The early photos were selfies of just me, but photos with others were later added to the album. Those shots included not only people in our personal life, but also professional colleagues.

Removing the mystery

The Wizard of Oz,” a 1939 MGM film, chronicles the journey of a young girl from Kansas who is swept up in a tornado. Deposited in a faraway land, she searches for the Wizard of Oz to get home — but discovers the all-knowing wizard is simply a man behind the curtain. I don’t claim to be a wizard; however, I’m the man behind the Kirton.

I’ve never liked photos of myself, so this album was a challenge for me. In the beginning, I posted only positive, cheery photos like the one above. But I wanted my pictures to represent the truth of what I was experiencing. The photos began to capture everything in my IPF journey. There are countless photos of me on a gurney being prepped for a procedure. Others show me with an oxygen cannula adorning my face; some show me fully sedated and intubated following my bilateral lung transplant.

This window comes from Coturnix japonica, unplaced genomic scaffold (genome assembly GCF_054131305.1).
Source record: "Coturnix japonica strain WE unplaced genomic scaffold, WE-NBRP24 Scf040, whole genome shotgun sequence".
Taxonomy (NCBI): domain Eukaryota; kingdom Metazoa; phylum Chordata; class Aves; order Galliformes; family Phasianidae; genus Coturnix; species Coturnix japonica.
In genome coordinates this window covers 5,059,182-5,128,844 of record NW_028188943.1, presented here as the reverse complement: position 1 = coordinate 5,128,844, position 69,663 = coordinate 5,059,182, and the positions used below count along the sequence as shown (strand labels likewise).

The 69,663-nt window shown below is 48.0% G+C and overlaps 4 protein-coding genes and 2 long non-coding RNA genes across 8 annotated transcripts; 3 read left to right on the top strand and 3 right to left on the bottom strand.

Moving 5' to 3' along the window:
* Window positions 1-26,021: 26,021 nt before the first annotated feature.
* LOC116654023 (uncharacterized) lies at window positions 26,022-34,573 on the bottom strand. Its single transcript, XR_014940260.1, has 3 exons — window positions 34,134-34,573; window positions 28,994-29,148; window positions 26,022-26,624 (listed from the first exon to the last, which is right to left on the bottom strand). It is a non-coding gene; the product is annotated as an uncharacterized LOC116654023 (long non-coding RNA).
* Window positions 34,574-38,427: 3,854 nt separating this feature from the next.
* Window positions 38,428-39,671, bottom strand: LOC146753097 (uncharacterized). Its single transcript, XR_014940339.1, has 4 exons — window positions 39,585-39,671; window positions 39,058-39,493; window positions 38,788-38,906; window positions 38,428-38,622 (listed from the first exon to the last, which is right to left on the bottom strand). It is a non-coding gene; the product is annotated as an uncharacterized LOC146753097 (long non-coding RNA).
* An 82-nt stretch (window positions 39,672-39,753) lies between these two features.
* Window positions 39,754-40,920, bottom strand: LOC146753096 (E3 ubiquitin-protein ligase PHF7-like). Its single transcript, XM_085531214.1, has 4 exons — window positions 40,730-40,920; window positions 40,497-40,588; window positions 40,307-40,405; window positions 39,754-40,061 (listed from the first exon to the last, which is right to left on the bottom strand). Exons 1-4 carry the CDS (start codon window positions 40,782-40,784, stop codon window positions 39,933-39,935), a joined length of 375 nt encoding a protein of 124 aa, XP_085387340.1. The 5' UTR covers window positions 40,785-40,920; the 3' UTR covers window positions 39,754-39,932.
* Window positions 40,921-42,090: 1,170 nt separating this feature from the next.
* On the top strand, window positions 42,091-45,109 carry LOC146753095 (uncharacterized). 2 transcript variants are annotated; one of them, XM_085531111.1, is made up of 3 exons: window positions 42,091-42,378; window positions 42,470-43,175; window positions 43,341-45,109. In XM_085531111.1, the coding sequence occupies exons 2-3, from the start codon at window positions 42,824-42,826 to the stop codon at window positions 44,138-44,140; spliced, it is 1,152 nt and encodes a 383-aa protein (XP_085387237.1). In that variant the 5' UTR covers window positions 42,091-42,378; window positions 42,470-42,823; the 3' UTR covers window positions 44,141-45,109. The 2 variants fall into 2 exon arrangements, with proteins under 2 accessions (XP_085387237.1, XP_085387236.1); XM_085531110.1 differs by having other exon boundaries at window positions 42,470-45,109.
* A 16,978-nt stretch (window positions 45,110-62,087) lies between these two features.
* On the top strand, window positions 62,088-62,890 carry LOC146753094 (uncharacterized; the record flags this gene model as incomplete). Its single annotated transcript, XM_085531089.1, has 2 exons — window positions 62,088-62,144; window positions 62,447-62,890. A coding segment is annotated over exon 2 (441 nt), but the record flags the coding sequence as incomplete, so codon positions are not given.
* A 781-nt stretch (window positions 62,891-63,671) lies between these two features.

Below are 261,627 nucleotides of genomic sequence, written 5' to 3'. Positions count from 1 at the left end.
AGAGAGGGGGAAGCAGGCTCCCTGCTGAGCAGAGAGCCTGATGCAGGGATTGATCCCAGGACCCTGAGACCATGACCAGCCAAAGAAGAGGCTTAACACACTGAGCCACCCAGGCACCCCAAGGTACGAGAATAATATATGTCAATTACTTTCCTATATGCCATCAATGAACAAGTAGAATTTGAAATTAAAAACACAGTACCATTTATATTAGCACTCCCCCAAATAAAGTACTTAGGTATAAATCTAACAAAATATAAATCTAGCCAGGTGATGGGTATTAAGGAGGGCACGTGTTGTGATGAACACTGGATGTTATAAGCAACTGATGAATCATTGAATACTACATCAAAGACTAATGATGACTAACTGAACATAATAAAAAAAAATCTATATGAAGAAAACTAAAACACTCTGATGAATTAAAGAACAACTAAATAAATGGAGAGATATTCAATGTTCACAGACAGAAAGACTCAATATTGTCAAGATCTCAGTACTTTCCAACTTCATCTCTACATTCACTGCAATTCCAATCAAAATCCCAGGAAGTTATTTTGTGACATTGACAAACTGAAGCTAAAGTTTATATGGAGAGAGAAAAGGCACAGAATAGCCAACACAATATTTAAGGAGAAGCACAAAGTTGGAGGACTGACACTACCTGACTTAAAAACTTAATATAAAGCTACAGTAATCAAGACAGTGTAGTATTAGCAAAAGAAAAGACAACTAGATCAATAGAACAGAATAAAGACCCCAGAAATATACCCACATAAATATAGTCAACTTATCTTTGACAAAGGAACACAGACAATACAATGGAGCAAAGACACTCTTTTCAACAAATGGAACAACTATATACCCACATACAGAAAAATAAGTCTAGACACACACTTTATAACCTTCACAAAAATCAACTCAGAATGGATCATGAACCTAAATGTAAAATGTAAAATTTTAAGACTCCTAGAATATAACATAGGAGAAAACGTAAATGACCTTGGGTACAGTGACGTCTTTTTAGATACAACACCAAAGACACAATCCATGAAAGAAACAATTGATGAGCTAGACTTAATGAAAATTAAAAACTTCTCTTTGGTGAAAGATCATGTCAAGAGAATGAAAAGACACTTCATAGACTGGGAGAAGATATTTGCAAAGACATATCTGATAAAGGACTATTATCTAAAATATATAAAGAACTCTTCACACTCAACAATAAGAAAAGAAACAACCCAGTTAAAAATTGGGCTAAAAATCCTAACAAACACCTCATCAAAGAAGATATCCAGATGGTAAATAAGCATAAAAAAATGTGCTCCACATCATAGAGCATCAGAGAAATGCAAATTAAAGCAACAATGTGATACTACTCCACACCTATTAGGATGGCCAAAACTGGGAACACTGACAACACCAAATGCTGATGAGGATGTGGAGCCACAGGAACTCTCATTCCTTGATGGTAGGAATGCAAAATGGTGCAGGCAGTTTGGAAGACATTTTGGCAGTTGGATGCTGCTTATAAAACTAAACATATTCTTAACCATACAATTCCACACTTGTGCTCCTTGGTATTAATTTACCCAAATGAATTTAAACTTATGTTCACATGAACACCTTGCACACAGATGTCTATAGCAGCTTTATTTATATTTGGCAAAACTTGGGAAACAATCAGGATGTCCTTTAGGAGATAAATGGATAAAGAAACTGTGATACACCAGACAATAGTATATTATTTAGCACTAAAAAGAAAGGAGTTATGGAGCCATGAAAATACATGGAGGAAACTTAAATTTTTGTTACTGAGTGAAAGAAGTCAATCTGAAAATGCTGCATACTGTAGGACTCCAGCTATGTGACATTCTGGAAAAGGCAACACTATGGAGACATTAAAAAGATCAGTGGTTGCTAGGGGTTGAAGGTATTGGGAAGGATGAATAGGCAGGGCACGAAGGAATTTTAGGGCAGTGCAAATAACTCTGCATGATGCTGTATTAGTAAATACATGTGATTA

The journey continues

My journey continues today and will continue through the course of my life.

You may hear post-transplant patients say they traded one set of challenges for another. This analogy is accurate. For that reason, we continue to add photos.

I have several pictures of my grandparents. There’s a photo of Susan and me before every clinic appointment over the past six years. I want our grandchildren to have hundreds of photos to treasure. Our family, our village, and our friends can all see our experience with IPF.

I have this disease, but it does not have me. I’m going to continue to fight, thanks to the beautiful lungs gifted to me by my donor. I still haven’t had any communication with my donor family, but perhaps one day I will, and I can share these photos with them, too.

It’ll let me show them how I continue to make every breath count.